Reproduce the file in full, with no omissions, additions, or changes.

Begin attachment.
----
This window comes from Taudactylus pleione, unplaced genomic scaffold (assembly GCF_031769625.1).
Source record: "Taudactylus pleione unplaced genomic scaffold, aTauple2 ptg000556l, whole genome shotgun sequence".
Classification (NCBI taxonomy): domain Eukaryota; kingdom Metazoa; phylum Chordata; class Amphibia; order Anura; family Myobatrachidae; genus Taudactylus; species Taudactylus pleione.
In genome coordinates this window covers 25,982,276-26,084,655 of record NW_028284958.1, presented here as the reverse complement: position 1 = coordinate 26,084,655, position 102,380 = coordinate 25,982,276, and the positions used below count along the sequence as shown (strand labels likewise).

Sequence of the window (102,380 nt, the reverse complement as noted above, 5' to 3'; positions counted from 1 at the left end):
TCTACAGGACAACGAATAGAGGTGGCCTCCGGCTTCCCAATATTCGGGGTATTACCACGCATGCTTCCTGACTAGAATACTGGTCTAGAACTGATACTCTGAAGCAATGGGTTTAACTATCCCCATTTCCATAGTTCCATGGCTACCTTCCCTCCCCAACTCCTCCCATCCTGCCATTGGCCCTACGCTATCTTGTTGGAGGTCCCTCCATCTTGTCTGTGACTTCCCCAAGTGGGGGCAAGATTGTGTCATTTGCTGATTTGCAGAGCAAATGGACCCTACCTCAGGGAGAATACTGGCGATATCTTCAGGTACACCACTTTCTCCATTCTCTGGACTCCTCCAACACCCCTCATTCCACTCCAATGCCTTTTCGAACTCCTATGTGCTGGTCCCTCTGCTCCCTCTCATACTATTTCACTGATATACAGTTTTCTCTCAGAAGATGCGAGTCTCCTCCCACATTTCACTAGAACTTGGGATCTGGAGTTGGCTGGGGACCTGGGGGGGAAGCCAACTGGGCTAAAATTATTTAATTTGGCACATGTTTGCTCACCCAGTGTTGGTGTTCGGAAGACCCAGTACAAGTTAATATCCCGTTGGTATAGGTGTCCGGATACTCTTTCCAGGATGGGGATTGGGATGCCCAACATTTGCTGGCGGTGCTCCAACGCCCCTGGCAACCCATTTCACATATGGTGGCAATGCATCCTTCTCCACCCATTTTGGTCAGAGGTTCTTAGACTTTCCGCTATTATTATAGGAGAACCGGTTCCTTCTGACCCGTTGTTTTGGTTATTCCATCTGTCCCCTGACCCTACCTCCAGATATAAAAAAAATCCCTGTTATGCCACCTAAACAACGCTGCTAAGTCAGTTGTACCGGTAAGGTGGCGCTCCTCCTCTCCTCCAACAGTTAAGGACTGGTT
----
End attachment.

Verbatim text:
This window comes from Taudactylus pleione, unplaced genomic scaffold (assembly GCF_031769625.1).
Source record: "Taudactylus pleione unplaced genomic scaffold, aTauple2 ptg000556l, whole genome shotgun sequence".
Classification (NCBI taxonomy): domain Eukaryota; kingdom Metazoa; phylum Chordata; class Amphibia; order Anura; family Myobatrachidae; genus Taudactylus; species Taudactylus pleione.
In genome coordinates this window covers 25,982,276-26,084,655 of record NW_028284958.1, presented here as the reverse complement: position 1 = coordinate 26,084,655, position 102,380 = coordinate 25,982,276, and the positions used below count along the sequence as shown (strand labels likewise).

Sequence of the window (102,380 nt, the reverse complement as noted above, 5' to 3'; positions counted from 1 at the left end):
TCTACAGGACAACGAATAGAGGTGGCCTCCGGCTTCCCAATATTCGGGGTATTACCACGCATGCTTCCTGACTAGAATACTGGTCTAGAACTGATACTCTGAAGCAATGGGTTTAACTATCCCCATTTCCATAGTTCCATGGCTACCTTCCCTCCCCAACTCCTCCCATCCTGCCATTGGCCCTACGCTATCTTGTTGGAGGTCCCTCCATCTTGTCTGTGACTTCCCCAAGTGGGGGCAAGATTGTGTCATTTGCTGATTTGCAGAGCAAATGGACCCTACCTCAGGGAGAATACTGGCGATATCTTCAGGTACACCACTTTCTCCATTCTCTGGACTCCTCCAACACCCCTCATTCCACTCCAATGCCTTTTCGAACTCCTATGTGCTGGTCCCTCTGCTCCCTCTCATACTATTTCACTGATATACAGTTTTCTCTCAGAAGATGCGAGTCTCCTCCCACATTTCACTAGAACTTGGGATCTGGAGTTGGCTGGGGACCTGGGGGGGAAGCCAACTGGGCTAAAATTATTTAATTTGGCACATGTTTGCTCACCCAGTGTTGGTGTTCGGAAGACCCAGTACAAGTTAATATCCCGTTGGTATAGGTGTCCGGATACTCTTTCCAGGATGGGGATTGGGATGCCCAACATTTGCTGGCGGTGCTCCAACGCCCCTGGCAACCCATTTCACATATGGTGGCAATGCATCCTTCTCCACCCATTTTGGTCAGAGGTTCTTAGACTTTCCGCTATTATTATAGGAGAACCGGTTCCTTCTGACCCGTTGTTTTGGTTATTCCATCTGTCCCCTGACCCTACCTCCAGATATAAAAAAAATCCCTGTTATGCCACCTAAACAACGCTGCTAAGTCAGTTGTACCGGTAAGGTGGCGCTCCTCCTCTCCTCCAACAGTTAAGGACTGGTT